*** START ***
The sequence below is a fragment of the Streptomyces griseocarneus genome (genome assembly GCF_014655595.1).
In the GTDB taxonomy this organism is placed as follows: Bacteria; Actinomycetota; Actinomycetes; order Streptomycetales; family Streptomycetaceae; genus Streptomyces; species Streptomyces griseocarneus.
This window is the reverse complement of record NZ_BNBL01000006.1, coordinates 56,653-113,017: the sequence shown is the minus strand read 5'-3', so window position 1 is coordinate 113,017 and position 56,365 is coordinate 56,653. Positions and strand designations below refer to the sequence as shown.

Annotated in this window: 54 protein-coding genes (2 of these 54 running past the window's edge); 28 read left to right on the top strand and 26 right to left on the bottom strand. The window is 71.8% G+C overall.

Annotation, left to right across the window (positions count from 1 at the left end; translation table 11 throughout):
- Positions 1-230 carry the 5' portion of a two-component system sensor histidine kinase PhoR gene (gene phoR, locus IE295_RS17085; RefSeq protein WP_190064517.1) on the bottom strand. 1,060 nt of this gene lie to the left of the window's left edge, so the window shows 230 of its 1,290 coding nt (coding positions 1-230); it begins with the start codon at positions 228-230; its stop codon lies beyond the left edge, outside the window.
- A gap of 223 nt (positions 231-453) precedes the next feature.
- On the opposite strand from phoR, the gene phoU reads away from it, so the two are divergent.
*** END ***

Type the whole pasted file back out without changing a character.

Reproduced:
The sequence below is a fragment of the Streptomyces griseocarneus genome (genome assembly GCF_014655595.1).
In the GTDB taxonomy this organism is placed as follows: Bacteria; Actinomycetota; Actinomycetes; order Streptomycetales; family Streptomycetaceae; genus Streptomyces; species Streptomyces griseocarneus.
This window is the reverse complement of record NZ_BNBL01000006.1, coordinates 56,653-113,017: the sequence shown is the minus strand read 5'-3', so window position 1 is coordinate 113,017 and position 56,365 is coordinate 56,653. Positions and strand designations below refer to the sequence as shown.

Annotated in this window: 54 protein-coding genes (2 of these 54 running past the window's edge); 28 read left to right on the top strand and 26 right to left on the bottom strand. The window is 71.8% G+C overall.

Annotation, left to right across the window (positions count from 1 at the left end; translation table 11 throughout):
- Positions 1-230 carry the 5' portion of a two-component system sensor histidine kinase PhoR gene (gene phoR, locus IE295_RS17085; RefSeq protein WP_190064517.1) on the bottom strand. 1,060 nt of this gene lie to the left of the window's left edge, so the window shows 230 of its 1,290 coding nt (coding positions 1-230); it begins with the start codon at positions 228-230; its stop codon lies beyond the left edge, outside the window.
- A gap of 223 nt (positions 231-453) precedes the next feature.
- On the opposite strand from phoR, the gene phoU reads away from it, so the two are divergent.